Status regarding Budapest ConventionStatus : NA See legal profile
The Government of Angola has not yet adopted a cybercrime strategy. There is no specific legislation in place on cybersecurity and on cybercrime – even if a new Penal Code was already approved in the National Assembly (the Parliament), which includes a number of articles incriminating cybercrime. Regarding the protection of critical infrastructures, the Law no. 7/2017 is in place, on the protection of networks and computer systems.
State of cybercrime legislation
In Angola there is not a holistic legal framework respecting cybercrime and obtaining digital evidence. However, Law no. 7/2017 of 16 February 2017, mentioned above, respecting the protection of critical infrastructures includes a few procedural powers.
A Draft Law on combating crime in the field of ICT and Information Society legislation was introduced for public discussion in 2011. However, it was never introduced into the formal legislative process. This draft included definitions of crimes, provisions on penalties, as well as definitions and procedural measures related to tools for obtaining evidence.
One of the reasons why this draft was abandoned was the presentation to the national parliament (Assembleia Nacional) of a bill of a new Penal Code, which also includes a number of offences in the area of cybercrime.
In a general overview, this Bill covers the penal substantive part of the Budapest Convention. In fact, it includes definitions (Article 439 b, c, e and j and Article 252 d and e), illegal access (Article 440), illegal interception (Article 441), computer damage – or data interference (Article 442), computer sabotage – or system interference (Article 443), computer forgery (Article 444) and computer fraud (Article 445). On Article 446, this Bill also covers copyright infringement on computer programs. Finally, child pornography is described on Article 200.
This Bill was approved by the Assembleia Nacional in January 2019. However, it was not yet published in the official gazette (the Diário da República). Unofficially it is said that the members of the parliament are discussing now a draft new penal procedure code and intend to publish the two legal acts together. The preliminary version of this Bill, before the amendments as result of the discussions in the parliament, is available here.
As mentioned above, a draft Penal Procedure Code is being discussed in the parliament. (According to official sources (https://www.governo.gov.ao/VerNoticia.aspx?id=50386) this draft was already approved by some committees, but not in the final general discussion.)
This draft does not cover digital evidence measures, in general. The sole exception is interception of communications. In fact, draft Article 247 extends the regime of telephonic interceptions to the interception of other communications, including telematic communications.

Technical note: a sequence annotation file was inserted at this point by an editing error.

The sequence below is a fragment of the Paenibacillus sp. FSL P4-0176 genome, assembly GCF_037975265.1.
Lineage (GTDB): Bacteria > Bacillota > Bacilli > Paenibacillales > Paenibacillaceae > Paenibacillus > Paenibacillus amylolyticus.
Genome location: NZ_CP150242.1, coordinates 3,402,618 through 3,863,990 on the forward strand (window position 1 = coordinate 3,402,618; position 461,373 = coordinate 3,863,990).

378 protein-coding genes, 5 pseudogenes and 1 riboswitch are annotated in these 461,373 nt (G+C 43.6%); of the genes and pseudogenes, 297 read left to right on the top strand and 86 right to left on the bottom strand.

However, some more procedural measures in the area of obtaining digital evidence are already in place in Angola. In fact, as mentioned above, Law no. 7/2017 of 16 February 2017, respecting the protection of critical infrastructures, includes procedural provisions.
Namely, expedited preservation of data is described in Article 20. In Article 21, it is foreseen expedited preservation and disclosure of traffic.
On the other hand, Articles 23 to 36 of this legal act describe a comprehensive system of data retention.
General rules apply to cybercrime.
In particular, the Constitution of the Republic of Angola 2010 includes a full range of rights and safeguards of the citizens. It is, for example, the case of access to courts and effective judicial protection of the citizens (Article 29), or respect for privacy (Article 32), or secrecy of communications (Article 34), among others.
Related laws and regulations
Angola regulates data privacy and protection issues under the following legal framework:
- Data Protection Law (Law no. 22/11, 17 June 2011)
- Electronic Communications and Information Society Services Law (Law no. 23/11, 20 June 2011)
- Protection of Information Systems and Networks Law (Law no. 7/17, 16 February 2017).
The Electronic Communication Regulatory Body is INACOM, or the ‘Instituto Angolano das Comunicações’.
The Data Protection Law establishes the Agência Angolana de Proteção de Dados (AAPD) as Angola’s data protection authority. Although Presidential Decree 214/2016 (currently in force) approved the AAPD’s Organic Statute in October 2016, the AAPD started functioning as of October 2019.
These profiles do not necessarily reflect official positions of the States covered or of the Council of Europe.
- Cybercrime website
- Template: Mutual Legal Assistance Request for subscriber information (Art. 31 Budapest Convention). Available in Albanian, Bosnian,
Serbian and Turkish
- Template: Data Preservation Request (Articles 29 and 30 Budapest Convention). Available in Albanian, Bosnian,
Serbian and Turkish